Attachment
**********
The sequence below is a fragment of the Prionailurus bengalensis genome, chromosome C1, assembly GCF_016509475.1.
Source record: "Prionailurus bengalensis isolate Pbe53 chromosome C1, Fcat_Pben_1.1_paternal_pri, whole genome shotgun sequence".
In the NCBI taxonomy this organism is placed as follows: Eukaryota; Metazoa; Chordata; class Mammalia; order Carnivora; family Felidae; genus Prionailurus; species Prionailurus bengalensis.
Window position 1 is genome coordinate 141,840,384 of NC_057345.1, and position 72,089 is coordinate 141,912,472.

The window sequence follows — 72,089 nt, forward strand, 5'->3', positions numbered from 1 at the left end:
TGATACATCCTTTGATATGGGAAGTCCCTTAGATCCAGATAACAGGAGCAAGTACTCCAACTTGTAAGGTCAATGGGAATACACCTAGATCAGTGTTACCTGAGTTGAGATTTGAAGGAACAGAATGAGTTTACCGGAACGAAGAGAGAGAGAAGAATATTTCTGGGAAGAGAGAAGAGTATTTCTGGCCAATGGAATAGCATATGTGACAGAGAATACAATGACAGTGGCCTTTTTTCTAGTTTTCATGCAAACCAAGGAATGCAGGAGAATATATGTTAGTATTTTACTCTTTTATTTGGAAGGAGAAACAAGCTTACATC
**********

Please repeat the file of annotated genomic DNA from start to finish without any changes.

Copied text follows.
The sequence below is a fragment of the Prionailurus bengalensis genome, chromosome C1, assembly GCF_016509475.1.
Source record: "Prionailurus bengalensis isolate Pbe53 chromosome C1, Fcat_Pben_1.1_paternal_pri, whole genome shotgun sequence".
In the NCBI taxonomy this organism is placed as follows: Eukaryota; Metazoa; Chordata; class Mammalia; order Carnivora; family Felidae; genus Prionailurus; species Prionailurus bengalensis.
Window position 1 is genome coordinate 141,840,384 of NC_057345.1, and position 72,089 is coordinate 141,912,472.

The window sequence follows — 72,089 nt, forward strand, 5'->3', positions numbered from 1 at the left end:
TGATACATCCTTTGATATGGGAAGTCCCTTAGATCCAGATAACAGGAGCAAGTACTCCAACTTGTAAGGTCAATGGGAATACACCTAGATCAGTGTTACCTGAGTTGAGATTTGAAGGAACAGAATGAGTTTACCGGAACGAAGAGAGAGAGAAGAATATTTCTGGGAAGAGAGAAGAGTATTTCTGGCCAATGGAATAGCATATGTGACAGAGAATACAATGACAGTGGCCTTTTTTCTAGTTTTCATGCAAACCAAGGAATGCAGGAGAATATATGTTAGTATTTTACTCTTTTATTTGGAAGGAGAAACAAGCTTACATC